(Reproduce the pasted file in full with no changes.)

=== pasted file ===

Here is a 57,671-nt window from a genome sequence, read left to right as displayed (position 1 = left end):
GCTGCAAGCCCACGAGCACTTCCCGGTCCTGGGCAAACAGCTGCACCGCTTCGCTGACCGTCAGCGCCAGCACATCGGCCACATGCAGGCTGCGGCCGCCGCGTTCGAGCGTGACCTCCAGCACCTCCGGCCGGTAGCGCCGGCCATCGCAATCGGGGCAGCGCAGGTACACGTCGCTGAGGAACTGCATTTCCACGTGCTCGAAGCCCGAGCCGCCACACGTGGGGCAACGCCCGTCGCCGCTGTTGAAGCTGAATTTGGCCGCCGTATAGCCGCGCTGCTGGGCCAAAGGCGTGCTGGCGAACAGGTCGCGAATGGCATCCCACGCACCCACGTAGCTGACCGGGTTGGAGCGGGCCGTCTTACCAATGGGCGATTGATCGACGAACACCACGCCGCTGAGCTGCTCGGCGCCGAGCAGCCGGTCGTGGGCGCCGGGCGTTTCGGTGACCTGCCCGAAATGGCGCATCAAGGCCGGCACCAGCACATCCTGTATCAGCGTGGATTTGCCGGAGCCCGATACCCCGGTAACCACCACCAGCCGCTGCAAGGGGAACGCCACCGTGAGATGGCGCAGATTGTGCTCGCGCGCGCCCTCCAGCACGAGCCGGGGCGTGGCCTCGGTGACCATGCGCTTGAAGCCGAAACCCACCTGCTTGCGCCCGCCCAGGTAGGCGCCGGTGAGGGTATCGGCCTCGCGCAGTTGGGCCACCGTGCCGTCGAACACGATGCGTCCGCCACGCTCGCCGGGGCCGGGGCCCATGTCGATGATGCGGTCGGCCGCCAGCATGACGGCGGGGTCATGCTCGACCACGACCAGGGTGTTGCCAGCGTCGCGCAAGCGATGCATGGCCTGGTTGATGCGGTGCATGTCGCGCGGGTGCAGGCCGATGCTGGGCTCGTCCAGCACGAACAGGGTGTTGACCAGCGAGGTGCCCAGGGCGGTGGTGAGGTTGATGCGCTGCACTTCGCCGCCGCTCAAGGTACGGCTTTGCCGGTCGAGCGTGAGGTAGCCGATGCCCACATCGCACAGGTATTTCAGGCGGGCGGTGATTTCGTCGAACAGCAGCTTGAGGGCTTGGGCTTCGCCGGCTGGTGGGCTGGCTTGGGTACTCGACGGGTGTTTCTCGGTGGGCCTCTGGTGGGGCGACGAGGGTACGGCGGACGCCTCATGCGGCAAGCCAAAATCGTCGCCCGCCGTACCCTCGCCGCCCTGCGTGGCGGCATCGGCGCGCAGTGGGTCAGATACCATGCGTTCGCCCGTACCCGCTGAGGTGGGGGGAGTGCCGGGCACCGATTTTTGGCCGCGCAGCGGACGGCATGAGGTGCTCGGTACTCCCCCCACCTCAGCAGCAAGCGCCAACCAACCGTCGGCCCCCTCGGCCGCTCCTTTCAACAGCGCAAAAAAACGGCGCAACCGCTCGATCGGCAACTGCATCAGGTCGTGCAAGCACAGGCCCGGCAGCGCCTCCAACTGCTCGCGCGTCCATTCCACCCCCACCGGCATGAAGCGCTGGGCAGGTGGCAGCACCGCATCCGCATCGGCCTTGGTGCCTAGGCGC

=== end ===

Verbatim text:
Here is a 57,671-nt window from a genome sequence, read left to right as displayed (position 1 = left end):
GCTGCAAGCCCACGAGCACTTCCCGGTCCTGGGCAAACAGCTGCACCGCTTCGCTGACCGTCAGCGCCAGCACATCGGCCACATGCAGGCTGCGGCCGCCGCGTTCGAGCGTGACCTCCAGCACCTCCGGCCGGTAGCGCCGGCCATCGCAATCGGGGCAGCGCAGGTACACGTCGCTGAGGAACTGCATTTCCACGTGCTCGAAGCCCGAGCCGCCACACGTGGGGCAACGCCCGTCGCCGCTGTTGAAGCTGAATTTGGCCGCCGTATAGCCGCGCTGCTGGGCCAAAGGCGTGCTGGCGAACAGGTCGCGAATGGCATCCCACGCACCCACGTAGCTGACCGGGTTGGAGCGGGCCGTCTTACCAATGGGCGATTGATCGACGAACACCACGCCGCTGAGCTGCTCGGCGCCGAGCAGCCGGTCGTGGGCGCCGGGCGTTTCGGTGACCTGCCCGAAATGGCGCATCAAGGCCGGCACCAGCACATCCTGTATCAGCGTGGATTTGCCGGAGCCCGATACCCCGGTAACCACCACCAGCCGCTGCAAGGGGAACGCCACCGTGAGATGGCGCAGATTGTGCTCGCGCGCGCCCTCCAGCACGAGCCGGGGCGTGGCCTCGGTGACCATGCGCTTGAAGCCGAAACCCACCTGCTTGCGCCCGCCCAGGTAGGCGCCGGTGAGGGTATCGGCCTCGCGCAGTTGGGCCACCGTGCCGTCGAACACGATGCGTCCGCCACGCTCGCCGGGGCCGGGGCCCATGTCGATGATGCGGTCGGCCGCCAGCATGACGGCGGGGTCATGCTCGACCACGACCAGGGTGTTGCCAGCGTCGCGCAAGCGATGCATGGCCTGGTTGATGCGGTGCATGTCGCGCGGGTGCAGGCCGATGCTGGGCTCGTCCAGCACGAACAGGGTGTTGACCAGCGAGGTGCCCAGGGCGGTGGTGAGGTTGATGCGCTGCACTTCGCCGCCGCTCAAGGTACGGCTTTGCCGGTCGAGCGTGAGGTAGCCGATGCCCACATCGCACAGGTATTTCAGGCGGGCGGTGATTTCGTCGAACAGCAGCTTGAGGGCTTGGGCTTCGCCGGCTGGTGGGCTGGCTTGGGTACTCGACGGGTGTTTCTCGGTGGGCCTCTGGTGGGGCGACGAGGGTACGGCGGACGCCTCATGCGGCAAGCCAAAATCGTCGCCCGCCGTACCCTCGCCGCCCTGCGTGGCGGCATCGGCGCGCAGTGGGTCAGATACCATGCGTTCGCCCGTACCCGCTGAGGTGGGGGGAGTGCCGGGCACCGATTTTTGGCCGCGCAGCGGACGGCATGAGGTGCTCGGTACTCCCCCCACCTCAGCAGCAAGCGCCAACCAACCGTCGGCCCCCTCGGCCGCTCCTTTCAACAGCGCAAAAAAACGGCGCAACCGCTCGATCGGCAACTGCATCAGGTCGTGCAAGCACAGGCCCGGCAGCGCCTCCAACTGCTCGCGCGTCCATTCCACCCCCACCGGCATGAAGCGCTGGGCAGGTGGCAGCACCGCATCCGCATCGGCCTTGGTGCCTAGGCGC